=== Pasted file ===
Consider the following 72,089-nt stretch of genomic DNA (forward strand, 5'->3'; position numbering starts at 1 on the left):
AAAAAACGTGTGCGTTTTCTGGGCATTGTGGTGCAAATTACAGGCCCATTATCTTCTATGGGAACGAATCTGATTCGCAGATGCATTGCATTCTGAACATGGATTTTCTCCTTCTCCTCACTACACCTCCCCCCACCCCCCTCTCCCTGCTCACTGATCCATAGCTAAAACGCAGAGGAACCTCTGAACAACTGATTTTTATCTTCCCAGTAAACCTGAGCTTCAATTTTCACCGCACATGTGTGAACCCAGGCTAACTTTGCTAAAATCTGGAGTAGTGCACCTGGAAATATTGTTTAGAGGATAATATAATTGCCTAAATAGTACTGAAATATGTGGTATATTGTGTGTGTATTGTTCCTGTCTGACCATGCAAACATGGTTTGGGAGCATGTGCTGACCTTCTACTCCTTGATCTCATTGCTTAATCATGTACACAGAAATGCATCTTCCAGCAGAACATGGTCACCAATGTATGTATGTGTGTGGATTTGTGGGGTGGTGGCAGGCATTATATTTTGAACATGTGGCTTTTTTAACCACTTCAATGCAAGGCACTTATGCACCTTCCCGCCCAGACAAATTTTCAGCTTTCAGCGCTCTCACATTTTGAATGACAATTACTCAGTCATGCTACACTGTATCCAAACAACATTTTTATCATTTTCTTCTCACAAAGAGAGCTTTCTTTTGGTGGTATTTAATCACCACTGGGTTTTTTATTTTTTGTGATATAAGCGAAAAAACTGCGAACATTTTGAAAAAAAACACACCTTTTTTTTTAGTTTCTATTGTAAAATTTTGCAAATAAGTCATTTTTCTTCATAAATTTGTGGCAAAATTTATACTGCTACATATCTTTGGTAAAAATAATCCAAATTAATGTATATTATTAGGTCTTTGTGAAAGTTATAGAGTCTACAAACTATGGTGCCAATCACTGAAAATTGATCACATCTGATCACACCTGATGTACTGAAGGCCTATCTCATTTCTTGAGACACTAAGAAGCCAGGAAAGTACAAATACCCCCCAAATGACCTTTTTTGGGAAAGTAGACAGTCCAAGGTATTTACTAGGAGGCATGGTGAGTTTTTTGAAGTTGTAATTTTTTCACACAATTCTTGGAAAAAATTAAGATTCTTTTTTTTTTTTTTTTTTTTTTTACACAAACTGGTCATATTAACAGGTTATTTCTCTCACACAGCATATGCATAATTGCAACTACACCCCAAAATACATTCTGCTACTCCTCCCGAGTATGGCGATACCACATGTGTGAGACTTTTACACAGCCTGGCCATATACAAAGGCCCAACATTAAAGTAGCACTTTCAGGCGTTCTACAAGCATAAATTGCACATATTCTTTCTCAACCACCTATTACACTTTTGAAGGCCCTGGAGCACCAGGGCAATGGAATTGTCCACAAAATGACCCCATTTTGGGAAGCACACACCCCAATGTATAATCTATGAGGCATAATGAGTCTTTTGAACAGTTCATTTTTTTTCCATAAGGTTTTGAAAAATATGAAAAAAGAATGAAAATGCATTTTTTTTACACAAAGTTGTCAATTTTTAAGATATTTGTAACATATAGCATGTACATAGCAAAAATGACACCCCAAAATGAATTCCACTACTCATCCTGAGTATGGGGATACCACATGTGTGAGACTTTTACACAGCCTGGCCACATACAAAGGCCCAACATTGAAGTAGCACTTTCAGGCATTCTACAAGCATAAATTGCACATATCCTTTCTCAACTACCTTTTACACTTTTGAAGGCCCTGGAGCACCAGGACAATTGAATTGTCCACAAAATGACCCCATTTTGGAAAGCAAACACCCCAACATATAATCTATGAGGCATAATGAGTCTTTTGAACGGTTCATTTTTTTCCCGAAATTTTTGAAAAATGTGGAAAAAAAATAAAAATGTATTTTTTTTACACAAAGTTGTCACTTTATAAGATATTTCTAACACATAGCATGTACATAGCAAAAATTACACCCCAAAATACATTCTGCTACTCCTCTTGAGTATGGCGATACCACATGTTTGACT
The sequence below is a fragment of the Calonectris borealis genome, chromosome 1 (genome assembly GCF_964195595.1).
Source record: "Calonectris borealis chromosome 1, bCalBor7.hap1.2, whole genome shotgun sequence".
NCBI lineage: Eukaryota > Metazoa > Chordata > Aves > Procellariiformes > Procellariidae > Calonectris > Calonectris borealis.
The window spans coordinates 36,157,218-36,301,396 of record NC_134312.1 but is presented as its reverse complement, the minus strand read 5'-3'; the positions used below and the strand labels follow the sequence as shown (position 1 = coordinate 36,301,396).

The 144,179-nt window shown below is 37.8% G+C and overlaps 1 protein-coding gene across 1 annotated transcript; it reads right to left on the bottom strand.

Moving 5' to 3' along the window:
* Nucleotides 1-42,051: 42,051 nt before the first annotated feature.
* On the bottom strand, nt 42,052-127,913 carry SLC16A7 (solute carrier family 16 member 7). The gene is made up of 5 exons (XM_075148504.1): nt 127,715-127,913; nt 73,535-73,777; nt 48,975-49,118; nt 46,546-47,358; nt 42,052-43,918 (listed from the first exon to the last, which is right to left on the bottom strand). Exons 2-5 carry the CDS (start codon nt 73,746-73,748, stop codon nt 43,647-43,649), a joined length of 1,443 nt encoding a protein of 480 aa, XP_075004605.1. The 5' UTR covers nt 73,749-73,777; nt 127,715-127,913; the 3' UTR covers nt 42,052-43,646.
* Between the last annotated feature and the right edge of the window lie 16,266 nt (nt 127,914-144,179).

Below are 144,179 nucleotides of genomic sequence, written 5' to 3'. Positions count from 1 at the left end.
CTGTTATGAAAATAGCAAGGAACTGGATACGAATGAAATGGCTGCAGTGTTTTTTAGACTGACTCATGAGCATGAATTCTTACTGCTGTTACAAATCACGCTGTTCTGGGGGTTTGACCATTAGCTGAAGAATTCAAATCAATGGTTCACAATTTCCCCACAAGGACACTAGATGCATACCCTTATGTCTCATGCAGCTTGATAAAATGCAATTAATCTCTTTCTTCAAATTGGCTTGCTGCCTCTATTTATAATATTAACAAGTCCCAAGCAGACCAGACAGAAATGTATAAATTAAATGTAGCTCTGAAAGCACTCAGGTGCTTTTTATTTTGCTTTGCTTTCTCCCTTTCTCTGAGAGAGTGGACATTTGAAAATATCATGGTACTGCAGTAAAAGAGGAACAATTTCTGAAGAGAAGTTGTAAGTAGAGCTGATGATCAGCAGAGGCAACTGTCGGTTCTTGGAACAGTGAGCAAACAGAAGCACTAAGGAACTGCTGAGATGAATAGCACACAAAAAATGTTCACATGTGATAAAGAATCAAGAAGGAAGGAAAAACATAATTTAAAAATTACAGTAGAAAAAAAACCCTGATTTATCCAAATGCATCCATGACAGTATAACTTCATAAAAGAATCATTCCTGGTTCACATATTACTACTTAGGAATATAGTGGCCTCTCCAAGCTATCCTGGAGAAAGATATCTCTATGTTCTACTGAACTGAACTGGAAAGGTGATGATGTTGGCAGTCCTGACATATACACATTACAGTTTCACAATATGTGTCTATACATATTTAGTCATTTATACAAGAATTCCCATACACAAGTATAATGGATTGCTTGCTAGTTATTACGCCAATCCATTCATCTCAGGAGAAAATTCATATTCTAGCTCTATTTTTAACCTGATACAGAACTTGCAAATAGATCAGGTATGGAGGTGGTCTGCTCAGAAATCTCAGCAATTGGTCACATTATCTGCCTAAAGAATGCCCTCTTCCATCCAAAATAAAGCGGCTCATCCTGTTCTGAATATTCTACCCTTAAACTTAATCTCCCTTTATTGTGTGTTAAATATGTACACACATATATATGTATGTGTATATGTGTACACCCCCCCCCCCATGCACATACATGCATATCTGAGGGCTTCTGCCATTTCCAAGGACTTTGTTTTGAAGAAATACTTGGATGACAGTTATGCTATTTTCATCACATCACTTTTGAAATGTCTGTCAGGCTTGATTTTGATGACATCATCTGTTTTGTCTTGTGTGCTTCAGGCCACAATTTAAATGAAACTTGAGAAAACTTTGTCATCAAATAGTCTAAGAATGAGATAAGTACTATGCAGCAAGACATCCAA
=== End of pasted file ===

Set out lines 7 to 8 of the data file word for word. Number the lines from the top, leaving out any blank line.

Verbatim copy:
The 144,179-nt window shown below is 37.8% G+C and overlaps 1 protein-coding gene across 1 annotated transcript; it reads right to left on the bottom strand.

Moving 5' to 3' along the window: